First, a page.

Exchanging Small vs. Large Amounts of Money
Cash used to be a common means of purchasing items. Now we can run through our whole paycheck without ever seeing any of that money in cash. Often times we buy something with a credit card, a number gets transferred to our bank account, the number in our account gets smaller based off of us swiping a piece of plastic, and yet all the while, we’re never seeing this money. Doesn’t it feel a little more distant than the days of doing chores and getting a $5 bill that we could put in our piggy bank?
Check out the following video, “When Money Isn’t Real: the $10,000 Experiment” with Adam Carroll. In this 16-minute TED talk, we learn how much easier it is to spend and amass debt when we don’t actually see the money.
A dad observed his kids playing Monopoly over and over again, and playing in ways that seemed odd to him. He thought, “What if they’re playing this way because the money isn’t real?” This concept is called Financial Abstraction, when there aren’t real consequences for spending the money. So he decided to take out $10,000 from the bank, bring it home, and allow his kids to play Monopoly with it to observe what would happen.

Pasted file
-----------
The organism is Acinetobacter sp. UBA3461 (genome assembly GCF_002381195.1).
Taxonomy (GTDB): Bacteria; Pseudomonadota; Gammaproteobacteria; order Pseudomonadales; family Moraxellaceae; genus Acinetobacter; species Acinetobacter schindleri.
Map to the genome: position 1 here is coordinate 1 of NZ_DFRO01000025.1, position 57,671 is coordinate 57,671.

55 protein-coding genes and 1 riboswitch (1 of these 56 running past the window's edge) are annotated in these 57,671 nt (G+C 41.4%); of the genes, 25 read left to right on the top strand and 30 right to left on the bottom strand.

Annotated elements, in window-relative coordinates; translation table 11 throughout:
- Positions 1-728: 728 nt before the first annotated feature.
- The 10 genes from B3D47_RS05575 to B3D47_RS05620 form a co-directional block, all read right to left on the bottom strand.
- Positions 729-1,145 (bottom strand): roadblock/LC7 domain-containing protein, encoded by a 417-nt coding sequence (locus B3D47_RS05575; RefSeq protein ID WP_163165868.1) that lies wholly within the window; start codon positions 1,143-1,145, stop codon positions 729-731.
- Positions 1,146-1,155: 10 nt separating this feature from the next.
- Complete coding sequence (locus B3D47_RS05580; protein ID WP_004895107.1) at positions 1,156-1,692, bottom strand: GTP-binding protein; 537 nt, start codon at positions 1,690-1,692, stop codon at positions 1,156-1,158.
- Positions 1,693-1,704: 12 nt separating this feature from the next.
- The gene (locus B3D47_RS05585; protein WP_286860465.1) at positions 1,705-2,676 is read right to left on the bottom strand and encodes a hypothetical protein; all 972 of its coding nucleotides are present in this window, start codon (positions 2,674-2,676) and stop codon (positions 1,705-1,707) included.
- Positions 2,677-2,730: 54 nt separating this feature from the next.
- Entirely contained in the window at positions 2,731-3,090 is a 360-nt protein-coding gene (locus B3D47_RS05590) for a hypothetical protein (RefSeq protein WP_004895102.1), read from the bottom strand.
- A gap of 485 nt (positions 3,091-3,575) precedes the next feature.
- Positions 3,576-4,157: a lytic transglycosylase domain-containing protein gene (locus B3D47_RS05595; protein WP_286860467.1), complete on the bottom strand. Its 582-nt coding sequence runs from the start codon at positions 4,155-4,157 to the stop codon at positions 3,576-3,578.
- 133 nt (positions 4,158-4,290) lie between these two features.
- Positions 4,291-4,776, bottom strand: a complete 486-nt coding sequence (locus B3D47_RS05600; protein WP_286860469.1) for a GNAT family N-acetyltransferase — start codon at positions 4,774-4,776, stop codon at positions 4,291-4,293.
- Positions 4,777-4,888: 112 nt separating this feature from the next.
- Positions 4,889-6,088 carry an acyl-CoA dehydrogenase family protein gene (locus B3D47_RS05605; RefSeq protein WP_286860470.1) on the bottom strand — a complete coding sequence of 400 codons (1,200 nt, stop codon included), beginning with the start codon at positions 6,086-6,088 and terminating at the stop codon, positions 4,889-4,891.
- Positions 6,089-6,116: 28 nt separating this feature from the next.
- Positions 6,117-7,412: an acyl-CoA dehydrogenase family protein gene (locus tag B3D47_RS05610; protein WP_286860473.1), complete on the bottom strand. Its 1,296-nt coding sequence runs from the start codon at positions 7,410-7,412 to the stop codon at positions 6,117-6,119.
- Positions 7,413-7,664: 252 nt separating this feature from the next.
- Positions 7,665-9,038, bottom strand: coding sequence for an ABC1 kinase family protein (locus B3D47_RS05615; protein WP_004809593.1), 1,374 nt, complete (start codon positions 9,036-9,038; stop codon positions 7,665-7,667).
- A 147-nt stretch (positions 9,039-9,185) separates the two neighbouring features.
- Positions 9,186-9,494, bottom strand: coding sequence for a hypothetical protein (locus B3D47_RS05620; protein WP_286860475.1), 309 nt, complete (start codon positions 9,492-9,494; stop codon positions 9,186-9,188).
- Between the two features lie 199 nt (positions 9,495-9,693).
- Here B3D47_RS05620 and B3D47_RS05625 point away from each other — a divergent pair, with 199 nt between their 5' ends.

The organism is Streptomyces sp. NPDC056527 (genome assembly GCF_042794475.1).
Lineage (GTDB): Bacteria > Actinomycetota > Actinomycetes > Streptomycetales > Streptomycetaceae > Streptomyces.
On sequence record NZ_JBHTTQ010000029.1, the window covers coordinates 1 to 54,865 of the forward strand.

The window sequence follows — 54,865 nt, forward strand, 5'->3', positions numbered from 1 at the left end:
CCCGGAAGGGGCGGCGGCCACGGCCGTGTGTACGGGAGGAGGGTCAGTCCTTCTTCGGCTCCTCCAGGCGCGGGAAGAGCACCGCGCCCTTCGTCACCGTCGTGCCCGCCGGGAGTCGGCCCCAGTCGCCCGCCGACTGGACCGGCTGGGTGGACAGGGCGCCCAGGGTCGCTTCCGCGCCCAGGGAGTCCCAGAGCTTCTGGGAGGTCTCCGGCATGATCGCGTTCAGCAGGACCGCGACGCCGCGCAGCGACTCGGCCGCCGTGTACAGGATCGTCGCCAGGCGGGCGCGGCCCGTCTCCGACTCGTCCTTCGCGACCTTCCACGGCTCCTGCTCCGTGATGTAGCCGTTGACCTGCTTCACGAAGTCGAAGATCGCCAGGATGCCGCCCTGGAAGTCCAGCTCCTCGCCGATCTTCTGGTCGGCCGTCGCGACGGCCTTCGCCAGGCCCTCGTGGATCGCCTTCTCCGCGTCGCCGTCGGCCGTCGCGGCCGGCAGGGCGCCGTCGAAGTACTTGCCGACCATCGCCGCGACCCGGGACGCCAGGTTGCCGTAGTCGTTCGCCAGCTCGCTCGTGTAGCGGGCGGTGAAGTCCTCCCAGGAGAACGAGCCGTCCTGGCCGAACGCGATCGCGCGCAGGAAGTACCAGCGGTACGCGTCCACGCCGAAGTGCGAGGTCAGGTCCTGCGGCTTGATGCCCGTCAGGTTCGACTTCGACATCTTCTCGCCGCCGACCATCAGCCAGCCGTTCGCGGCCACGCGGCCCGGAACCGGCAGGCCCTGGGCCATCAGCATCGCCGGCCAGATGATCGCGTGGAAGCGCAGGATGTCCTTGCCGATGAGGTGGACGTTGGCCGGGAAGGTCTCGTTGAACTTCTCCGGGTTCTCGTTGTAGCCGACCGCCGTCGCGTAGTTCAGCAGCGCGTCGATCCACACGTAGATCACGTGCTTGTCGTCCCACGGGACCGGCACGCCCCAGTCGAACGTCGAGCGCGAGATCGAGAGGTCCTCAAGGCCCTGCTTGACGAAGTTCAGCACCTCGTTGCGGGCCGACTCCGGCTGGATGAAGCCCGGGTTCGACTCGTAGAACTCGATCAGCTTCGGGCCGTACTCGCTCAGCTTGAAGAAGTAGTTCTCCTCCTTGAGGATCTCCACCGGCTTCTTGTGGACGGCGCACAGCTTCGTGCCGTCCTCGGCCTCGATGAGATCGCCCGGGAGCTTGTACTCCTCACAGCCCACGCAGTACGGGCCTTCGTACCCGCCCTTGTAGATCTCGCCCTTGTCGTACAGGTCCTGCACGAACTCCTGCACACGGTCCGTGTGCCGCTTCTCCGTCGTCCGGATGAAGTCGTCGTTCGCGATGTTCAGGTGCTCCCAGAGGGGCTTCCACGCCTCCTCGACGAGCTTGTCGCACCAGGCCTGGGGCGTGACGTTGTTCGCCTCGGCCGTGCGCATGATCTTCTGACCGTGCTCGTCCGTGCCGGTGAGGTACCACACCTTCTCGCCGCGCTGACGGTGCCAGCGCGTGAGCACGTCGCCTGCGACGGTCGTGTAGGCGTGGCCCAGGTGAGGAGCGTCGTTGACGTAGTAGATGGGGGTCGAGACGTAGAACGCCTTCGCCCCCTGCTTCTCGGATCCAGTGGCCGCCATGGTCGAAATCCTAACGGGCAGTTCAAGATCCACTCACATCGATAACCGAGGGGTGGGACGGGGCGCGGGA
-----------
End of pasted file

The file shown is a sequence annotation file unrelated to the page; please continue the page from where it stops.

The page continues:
- He noticed that 2 of the 3 kids played completely differently- more financially astute or managing the money as if it were real
- He decided to also explore the dangers of ‘playing with Monopoly money’ in real life (such as swiping our credit card, using gift cards, student debt, or other forms of removing one’s self from the actual cash). Here are a couple highlights from Carroll’s talk:
- People spend 12% to 18% more using a credit card vs. when they are spending cash
- Student debt is at an all time high at $1.41 trillion and rising.
- Many kids grow up equating money with cards (debit/credit), enabling them to spend money without ever physically seeing it. This situation makes it easier for an individual to get in over their head quickly.
- A study found that most successful business leaders had the opportunity to step into a position where their results came with serious consequences when first put into positions of leadership and had a mentor to help guide/direct them as a manager/leader
- He recommends giving kids a budget and letting them spend the money themselves on school clothes or whatever you give them the budget for. Let them learn the lesson of financial management the hard way when they’re young vs. when they get older and the stakes are high.
We exchange small amounts of money fairly easy, thoughtlessly, and without much thought. With larger amounts of money (or even purchases like a phone), we will commonly go on a 2 year-plan, owing part of our time/money to, let’s say Verizon. We’ll also take out 5-year loans for a car without first taking the time to plan out what the next 5 years of our lives will look like.